Posting No Bills In Troy, New York
There is quite a controversy about some classroom posters at Troy High School:
A poster at Troy High School that reads "Gay People are Everyday People" appears to be multiplying instead of coming down.I see several issues in play here. As a classroom teacher in a small, somewhat conservative, desert community in California, I would not display anything in my own classroom that any large segment of our community would find offensive. I firmly believe that I work for the parents of our community.
Some parents have been fighting the Troy School District for more than a year to have the poster removed from an English classroom, claiming it promotes sexuality and a homosexual lifestyle.
But the maker of the poster said the school's English department has decided to go the other direction, ordering 25 more copies.
"Now there's going to be 26 at the school," said Leslie Thompson, executive director of Ferndale-based Affirmations Gay/Lesbian Community Center, which distributes the posters.
"I'm really rather proud of the district, the school and the teachers for standing by their gay students," she said. "(The poster) is really a strong message for those kids."
District spokesman Tim McAvoy confirmed that at least four new posters went up recently.
The poster originally went up in 2003 at the request of the student group Human Equal Rights Organization, which was doing a project on tolerance. It portrays five teenagers surrounded by photos of professionals such as caterers, mail carriers, musicians and teachers.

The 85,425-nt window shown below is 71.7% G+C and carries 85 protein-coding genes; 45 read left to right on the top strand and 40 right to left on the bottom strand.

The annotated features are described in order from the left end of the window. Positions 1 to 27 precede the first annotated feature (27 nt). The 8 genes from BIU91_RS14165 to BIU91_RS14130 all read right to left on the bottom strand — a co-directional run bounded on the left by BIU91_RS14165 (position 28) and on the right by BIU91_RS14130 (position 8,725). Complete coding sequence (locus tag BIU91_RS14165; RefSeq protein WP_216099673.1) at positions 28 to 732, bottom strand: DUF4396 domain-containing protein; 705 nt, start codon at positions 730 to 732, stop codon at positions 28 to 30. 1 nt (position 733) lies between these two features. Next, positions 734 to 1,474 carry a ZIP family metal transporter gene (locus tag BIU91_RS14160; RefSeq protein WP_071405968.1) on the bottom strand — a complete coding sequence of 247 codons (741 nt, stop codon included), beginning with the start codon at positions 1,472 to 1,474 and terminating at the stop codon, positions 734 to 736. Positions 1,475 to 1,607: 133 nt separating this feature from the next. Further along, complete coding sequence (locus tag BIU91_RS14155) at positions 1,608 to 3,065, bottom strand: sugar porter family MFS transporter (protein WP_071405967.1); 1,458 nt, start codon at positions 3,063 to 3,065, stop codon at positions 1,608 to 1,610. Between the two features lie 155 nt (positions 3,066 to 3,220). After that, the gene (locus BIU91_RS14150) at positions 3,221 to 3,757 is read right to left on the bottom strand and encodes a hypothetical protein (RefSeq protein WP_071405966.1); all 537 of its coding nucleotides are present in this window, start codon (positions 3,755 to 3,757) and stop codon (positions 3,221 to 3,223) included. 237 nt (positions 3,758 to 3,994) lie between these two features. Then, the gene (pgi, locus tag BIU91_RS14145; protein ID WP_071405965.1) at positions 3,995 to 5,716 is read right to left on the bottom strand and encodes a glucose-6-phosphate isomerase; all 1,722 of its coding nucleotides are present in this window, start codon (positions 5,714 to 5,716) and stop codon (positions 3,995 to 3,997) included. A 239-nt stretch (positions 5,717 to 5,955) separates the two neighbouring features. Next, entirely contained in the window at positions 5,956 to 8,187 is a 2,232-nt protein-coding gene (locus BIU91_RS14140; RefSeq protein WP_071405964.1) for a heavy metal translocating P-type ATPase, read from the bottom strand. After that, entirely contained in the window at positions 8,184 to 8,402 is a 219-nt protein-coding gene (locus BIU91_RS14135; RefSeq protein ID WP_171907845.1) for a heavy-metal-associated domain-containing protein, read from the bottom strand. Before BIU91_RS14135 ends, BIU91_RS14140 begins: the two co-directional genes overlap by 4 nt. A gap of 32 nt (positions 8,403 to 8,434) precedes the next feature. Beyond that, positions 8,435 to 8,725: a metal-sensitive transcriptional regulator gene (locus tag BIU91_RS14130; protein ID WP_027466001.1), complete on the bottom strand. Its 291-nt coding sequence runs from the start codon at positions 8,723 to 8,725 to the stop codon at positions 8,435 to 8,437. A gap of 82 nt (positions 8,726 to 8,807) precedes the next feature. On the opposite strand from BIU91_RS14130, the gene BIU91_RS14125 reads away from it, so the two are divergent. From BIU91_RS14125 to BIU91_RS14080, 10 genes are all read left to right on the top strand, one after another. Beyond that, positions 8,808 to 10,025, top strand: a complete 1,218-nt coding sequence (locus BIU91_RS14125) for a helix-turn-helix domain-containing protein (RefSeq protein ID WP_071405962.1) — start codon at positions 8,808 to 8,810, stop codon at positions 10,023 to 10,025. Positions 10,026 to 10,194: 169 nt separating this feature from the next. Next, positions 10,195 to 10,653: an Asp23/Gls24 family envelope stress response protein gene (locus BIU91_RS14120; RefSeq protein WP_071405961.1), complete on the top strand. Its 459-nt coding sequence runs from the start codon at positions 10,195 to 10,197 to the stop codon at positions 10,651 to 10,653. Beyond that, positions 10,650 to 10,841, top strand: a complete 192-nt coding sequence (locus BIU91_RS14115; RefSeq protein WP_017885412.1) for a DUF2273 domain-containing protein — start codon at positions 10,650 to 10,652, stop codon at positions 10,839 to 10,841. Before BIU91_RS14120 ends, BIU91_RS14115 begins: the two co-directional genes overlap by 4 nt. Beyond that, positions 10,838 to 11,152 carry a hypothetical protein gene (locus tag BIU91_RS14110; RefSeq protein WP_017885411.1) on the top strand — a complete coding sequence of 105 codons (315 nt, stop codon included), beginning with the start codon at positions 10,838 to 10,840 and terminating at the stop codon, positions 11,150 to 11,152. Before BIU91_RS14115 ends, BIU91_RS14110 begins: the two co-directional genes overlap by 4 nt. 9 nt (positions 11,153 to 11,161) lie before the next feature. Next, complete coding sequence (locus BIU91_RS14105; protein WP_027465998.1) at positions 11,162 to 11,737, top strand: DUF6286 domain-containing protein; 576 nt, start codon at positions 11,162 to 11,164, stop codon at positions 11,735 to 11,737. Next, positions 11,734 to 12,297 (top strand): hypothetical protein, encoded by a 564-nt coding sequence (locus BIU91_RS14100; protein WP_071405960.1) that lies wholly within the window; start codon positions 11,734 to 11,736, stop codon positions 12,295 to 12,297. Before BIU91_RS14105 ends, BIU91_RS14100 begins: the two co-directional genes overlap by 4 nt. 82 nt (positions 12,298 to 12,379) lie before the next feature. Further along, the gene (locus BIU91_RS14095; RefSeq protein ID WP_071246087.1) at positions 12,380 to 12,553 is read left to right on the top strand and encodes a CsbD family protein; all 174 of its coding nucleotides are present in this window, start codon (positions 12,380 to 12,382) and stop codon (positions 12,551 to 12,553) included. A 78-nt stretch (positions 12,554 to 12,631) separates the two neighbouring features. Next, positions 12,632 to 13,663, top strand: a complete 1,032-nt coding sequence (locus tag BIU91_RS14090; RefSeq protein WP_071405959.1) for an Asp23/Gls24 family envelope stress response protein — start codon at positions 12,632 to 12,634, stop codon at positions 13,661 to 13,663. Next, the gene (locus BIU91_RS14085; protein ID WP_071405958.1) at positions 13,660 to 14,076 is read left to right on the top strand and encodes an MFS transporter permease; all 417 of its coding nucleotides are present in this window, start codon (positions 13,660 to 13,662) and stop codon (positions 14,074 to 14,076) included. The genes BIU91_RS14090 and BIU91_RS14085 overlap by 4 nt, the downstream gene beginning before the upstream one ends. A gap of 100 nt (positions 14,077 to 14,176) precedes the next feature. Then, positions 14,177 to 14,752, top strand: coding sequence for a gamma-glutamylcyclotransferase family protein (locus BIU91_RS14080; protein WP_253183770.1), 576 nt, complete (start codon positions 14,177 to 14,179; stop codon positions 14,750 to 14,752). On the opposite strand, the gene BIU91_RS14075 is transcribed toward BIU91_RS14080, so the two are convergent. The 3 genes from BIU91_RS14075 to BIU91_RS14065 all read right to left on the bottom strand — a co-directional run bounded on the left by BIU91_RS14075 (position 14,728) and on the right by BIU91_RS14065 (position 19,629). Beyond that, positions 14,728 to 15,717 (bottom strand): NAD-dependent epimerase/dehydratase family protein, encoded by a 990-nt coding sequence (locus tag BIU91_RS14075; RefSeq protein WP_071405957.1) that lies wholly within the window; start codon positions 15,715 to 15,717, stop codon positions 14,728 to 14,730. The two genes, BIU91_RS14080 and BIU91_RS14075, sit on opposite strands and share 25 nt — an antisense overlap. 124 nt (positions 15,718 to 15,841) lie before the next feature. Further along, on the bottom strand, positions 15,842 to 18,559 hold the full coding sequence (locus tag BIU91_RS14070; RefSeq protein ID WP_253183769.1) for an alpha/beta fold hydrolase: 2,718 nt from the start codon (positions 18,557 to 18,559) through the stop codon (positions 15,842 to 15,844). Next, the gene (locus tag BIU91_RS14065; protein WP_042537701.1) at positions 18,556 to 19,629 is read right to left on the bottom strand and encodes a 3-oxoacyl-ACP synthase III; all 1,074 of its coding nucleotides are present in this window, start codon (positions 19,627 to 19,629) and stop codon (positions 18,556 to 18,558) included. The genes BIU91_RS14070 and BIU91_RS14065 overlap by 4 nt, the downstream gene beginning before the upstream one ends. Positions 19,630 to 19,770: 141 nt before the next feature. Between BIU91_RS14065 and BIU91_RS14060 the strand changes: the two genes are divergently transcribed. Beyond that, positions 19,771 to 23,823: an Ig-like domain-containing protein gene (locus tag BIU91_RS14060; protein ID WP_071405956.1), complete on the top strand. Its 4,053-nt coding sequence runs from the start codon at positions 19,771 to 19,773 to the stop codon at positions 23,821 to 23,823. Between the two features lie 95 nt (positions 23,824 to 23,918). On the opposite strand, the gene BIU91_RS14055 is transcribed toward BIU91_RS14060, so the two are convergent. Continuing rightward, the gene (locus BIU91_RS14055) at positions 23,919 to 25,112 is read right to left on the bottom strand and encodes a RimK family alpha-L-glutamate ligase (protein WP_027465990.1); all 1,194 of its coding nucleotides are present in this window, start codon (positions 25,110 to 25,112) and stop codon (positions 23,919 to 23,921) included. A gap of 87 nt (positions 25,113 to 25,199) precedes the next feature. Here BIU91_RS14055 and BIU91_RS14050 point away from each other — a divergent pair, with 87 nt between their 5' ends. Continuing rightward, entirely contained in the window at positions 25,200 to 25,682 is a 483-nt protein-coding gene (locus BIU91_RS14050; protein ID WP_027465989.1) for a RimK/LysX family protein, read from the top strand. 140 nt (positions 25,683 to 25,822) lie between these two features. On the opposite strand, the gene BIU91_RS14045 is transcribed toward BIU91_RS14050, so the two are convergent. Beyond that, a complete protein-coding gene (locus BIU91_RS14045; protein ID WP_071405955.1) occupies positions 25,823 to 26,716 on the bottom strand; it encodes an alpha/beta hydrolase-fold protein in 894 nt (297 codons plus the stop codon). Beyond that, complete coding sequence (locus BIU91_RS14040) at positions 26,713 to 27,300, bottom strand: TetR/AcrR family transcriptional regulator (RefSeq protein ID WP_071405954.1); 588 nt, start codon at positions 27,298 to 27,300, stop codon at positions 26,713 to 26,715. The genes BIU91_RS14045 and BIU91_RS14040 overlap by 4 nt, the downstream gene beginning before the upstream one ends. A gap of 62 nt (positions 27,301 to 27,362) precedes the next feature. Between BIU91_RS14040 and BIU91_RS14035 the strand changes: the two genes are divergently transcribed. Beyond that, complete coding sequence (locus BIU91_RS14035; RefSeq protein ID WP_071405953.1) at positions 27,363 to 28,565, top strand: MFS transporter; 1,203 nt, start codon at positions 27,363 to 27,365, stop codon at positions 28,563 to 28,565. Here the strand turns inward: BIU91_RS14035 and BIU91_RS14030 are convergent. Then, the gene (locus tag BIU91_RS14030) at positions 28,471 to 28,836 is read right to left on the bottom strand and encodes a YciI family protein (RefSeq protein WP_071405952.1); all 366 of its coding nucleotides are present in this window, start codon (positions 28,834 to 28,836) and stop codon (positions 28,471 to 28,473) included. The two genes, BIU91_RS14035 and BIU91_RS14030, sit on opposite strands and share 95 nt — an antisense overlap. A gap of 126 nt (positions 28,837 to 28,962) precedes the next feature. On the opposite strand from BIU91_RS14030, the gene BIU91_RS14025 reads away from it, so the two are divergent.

Even though dealing with such a controversy may provide some valuable life-lessons for my students, it would also be a major distraction from my primary mission of teaching the district/state adopted content-area standards.
In this age of increased accountability for teachers, I can't afford such disruptions of my educational program.
Regarding the controversy at Troy High School, the display of one poster by one teacher could be thought of as a case of First Amendment freedom of speech Vs. Community Standards. Having said that, I believe that the school's ordering of an additional 25 posters is an unnecessary provocation.
I'm frankly puzzled why the school's administration has tacitly approved of this course of action, which can only serve to exasperate the situation.
It would be interesting to know the school board's position on this matter.
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